Alfredo DiPinto came south to play basketball in the 1980s. Decades later, he’s still in the game — now scoring points with customers at his polished Alfredo’s Ristorante Italiano in a refurbished landmark building in downtown Clinton.
DiPinto has spent more than seven years bringing lobster ravioli, chicken margherita, and veal saltimbocca to this small town in Sampson County, and he’s winning fans.
“It’s unbelievable,” DiPinto says. “The town has been amazing. People were saying, ‘This is legit. The food is incredible.’ It keeps me reminded of how important it is to execute. I tell my staff, ‘We can’t rest. We’ve got to step it up a notch.’”
The first notch came after DiPinto — a financial planner for 28 years — gave up his side role as a volunteer assistant basketball coach at Clinton High School. He quickly found himself ill-suited for idle time outside his job, so he considered opening a restaurant as a hobby. The idea wasn’t entirely unnatural — DiPinto’s wife, Samantha, has run the Southern Style BBQ & Chicken restaurant on the south side of Clinton for nearly 30 years. Still, DiPinto himself had no cooking experience; he recalls how he once botched an egg sandwich he attempted to make for his wife.
What he did have, though, was a taste for food from his native Italy, and he wanted to bring those dishes to Clinton.
He opened Alfredo’s in 2010, renting downtown space in tight quarters from a landlord who wouldn’t permit him to sell wine. Operating just three nights a week, the restaurant took hold anyway, and within a few years DiPinto sought another notch: more room. His friend and fellow businessman Vince Burgess enlisted him in a deal that resulted in the sale of three commercial buildings in a week — a rare three-point play for downtown real estate in Clinton.
DiPinto ended up with a 12,000-square-foot, two-story, brick-and-stucco building that commands a corner of Main and Wall streets downtown, where a business district encircles the Sampson County Courthouse. Like so many other small towns, Clinton has seen businesses migrate out to its edges, where state highways and a bypass draw more traffic. In recent years, though, business owners have rediscovered downtown — the WCLN radio station operates from a storefront window on the courthouse circle, and new merchants include a bakery, a handful of gift shops, and a store that only stocks merchandise made in North Carolina.
The Alfredo’s building dates to the late 19th century and has housed everything from an insurance agency for sharecroppers, to a dance studio, to a thrift store, to classrooms for the county’s community college. Many Clinton residents remember it fondly as the longtime home of the Belk-Williams department store, one of the businesses that anchored downtown in its heyday.
Backed by a state grant that supports small-town revitalization, DiPinto had the building renovated from street to alley, basement to ceiling. It reopened as Alfredo’s in April 2016.
The downstairs features the main dining room, with hardwood floors, tables nestled in the former Belk display windows, a bar that doubles as a coffee shop in the mornings, and photos that pay homage to Clinton’s history of Farmer’s Day parades and a bustling downtown scene. Upstairs has the building’s original wood floors and exposed brick walls, along with space for private parties and a giant picture window looking out over the courthouse and circle traffic. DiPinto hired an artist to add an Italianate touch to the second floor: A re-creation of Michelangelo’s painting of the outstretched hands of God and Adam signifies the owner’s faith and symbolizes the building’s renaissance.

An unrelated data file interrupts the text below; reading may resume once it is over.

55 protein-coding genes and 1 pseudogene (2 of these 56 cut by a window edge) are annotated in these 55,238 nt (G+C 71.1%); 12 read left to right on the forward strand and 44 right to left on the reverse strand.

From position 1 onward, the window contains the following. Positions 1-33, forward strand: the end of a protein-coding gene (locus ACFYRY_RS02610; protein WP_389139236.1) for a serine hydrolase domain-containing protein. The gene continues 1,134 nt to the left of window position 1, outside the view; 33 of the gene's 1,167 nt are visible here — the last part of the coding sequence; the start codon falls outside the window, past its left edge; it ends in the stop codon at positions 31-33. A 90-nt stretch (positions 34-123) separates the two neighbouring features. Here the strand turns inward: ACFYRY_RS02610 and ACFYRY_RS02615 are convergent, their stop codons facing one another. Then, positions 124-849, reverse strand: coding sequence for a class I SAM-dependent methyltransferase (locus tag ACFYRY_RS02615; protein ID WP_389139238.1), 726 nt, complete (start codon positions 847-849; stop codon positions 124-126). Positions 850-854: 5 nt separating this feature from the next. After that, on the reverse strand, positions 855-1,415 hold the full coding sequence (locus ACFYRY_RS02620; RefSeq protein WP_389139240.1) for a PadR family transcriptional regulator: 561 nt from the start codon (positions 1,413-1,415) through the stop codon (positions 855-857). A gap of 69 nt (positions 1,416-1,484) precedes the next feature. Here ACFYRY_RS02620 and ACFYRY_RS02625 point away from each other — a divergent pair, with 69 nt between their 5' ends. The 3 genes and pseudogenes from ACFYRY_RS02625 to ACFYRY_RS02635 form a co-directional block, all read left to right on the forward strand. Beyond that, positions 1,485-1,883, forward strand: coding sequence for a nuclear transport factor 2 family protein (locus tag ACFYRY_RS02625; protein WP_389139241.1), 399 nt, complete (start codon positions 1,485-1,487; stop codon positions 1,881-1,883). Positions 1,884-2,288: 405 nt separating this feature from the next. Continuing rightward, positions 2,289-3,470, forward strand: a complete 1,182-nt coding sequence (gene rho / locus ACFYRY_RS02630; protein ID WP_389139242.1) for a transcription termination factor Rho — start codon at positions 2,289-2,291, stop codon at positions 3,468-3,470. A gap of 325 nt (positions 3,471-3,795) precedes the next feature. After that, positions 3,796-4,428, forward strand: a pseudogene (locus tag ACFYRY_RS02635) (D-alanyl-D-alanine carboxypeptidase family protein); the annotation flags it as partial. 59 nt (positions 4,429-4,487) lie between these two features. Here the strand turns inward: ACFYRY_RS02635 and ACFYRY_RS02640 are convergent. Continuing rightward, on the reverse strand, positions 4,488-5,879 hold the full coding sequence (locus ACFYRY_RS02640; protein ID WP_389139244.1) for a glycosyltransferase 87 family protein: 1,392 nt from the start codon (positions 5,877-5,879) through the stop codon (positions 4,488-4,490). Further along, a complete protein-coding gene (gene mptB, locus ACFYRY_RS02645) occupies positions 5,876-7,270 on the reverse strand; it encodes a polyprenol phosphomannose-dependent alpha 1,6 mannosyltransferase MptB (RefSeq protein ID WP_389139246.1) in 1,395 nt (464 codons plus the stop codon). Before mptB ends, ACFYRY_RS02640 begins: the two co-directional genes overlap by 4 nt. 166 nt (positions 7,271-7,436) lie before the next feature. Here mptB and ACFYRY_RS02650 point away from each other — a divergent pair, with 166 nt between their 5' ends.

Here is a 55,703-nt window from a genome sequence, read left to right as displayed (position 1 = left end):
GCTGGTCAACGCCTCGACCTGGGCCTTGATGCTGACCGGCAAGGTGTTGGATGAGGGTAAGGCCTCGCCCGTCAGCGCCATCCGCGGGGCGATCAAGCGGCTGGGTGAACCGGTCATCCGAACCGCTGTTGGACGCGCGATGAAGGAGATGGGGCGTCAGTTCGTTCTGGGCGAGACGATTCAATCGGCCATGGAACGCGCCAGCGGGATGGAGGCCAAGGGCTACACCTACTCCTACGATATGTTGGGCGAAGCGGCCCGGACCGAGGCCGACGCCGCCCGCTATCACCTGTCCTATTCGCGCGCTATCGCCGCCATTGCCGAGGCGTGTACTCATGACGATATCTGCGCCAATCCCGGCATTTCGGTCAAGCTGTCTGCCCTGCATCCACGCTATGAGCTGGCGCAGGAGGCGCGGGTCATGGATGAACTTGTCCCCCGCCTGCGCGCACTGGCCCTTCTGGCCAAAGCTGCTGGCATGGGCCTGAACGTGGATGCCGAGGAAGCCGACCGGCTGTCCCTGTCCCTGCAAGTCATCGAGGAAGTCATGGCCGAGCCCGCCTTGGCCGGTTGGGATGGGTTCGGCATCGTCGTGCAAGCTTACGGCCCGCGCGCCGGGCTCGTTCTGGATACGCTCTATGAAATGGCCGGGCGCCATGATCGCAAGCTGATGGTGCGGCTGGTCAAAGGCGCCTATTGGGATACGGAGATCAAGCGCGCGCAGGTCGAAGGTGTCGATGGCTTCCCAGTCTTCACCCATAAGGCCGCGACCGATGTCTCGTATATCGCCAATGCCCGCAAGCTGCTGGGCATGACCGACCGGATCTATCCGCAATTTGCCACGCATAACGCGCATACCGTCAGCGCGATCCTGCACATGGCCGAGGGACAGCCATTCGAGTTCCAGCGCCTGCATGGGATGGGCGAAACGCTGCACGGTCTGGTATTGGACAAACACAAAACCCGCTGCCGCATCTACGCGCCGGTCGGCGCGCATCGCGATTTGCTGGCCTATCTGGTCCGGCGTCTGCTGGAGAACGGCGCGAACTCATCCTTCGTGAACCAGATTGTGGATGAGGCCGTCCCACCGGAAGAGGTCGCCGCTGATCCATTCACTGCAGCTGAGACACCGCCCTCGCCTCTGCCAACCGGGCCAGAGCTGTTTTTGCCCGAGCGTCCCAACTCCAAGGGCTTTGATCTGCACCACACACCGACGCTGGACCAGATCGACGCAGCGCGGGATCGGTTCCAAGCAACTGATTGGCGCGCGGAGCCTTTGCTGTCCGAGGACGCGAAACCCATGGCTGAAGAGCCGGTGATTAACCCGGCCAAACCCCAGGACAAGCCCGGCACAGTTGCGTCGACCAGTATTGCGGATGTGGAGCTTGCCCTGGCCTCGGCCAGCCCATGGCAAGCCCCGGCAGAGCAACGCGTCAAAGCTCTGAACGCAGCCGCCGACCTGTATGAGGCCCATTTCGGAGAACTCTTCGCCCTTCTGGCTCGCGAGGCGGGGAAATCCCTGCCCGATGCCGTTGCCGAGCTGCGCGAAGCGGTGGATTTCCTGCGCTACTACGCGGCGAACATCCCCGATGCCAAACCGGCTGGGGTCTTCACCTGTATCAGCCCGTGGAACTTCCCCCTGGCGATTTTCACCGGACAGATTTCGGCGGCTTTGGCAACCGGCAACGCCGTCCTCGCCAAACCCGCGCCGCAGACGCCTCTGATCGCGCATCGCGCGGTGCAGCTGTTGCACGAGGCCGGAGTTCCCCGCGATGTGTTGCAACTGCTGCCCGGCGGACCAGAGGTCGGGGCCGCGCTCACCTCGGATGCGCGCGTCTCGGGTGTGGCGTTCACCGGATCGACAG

“I like to use the word providence,” DiPinto says. “I tell people it was a God thing. It really was amazing. This place — when I walked in, as raw as it was — just spoke to me in terms of its potential.”
Born in Cerignola, a southeastern Italian city near the Adriatic Sea, DiPinto was 3 years old when his family immigrated to South Bend, Indiana. He grew up playing basketball and earned a scholarship to Pembroke State University (now UNC Pembroke), where he majored in business and minored in French. His wife is a Bladen County native. They moved to Clinton in 1994.
Now, she runs one restaurant and he runs another. They often stay overnight in a cozy apartment above the Italian restaurant, and they share coffee on a small balcony that overlooks the courtyard of an Episcopal church.
During the dinner rush, the 6-foot-4 DiPinto, lithe and energetic at age 51, often bounds across the dining room to refill wine glasses, deliver bread, and chat with his staff and guests — ever the point guard, he pivots and zigs across the expanse of hardwood as if he’s driving through a zone defense.
In a way, he is.
“My sports background has served me in so many areas of my career,” he says. “This is a release. I work in a high-energy, high-stress job,” he adds, referring to his career in finance. “To me, the energy in a restaurant is therapeutic.”
And he’s learned some lessons about cooking. When he stops by a table to promote the evening’s desserts, he proudly announces, “I made a cheesecake. I made a key lime pie. I made an amaretto bread pudding.”
Word of the restaurant has spread. Because Clinton is the halfway point on a drive from Raleigh to Wilmington, out-of-towners often detour from the interstate and stop in for the shrimp and polenta, cannelloni, and brick-fired pizza.
“One of the most rewarding comments we hear — and it happens all the time — is, ‘We never would’ve thought we’d find a place like this in Clinton,’” he says. “It makes me say to myself, ‘We nailed that experience. The next time has to be the same. Don’t rest.’ This town can support a nice Italian restaurant that’s authentic.”
Alfredo’s Ristorante Italiano
101 Wall Street, Clinton, NC 28328
(910) 592-1657, alfredosofclinton.com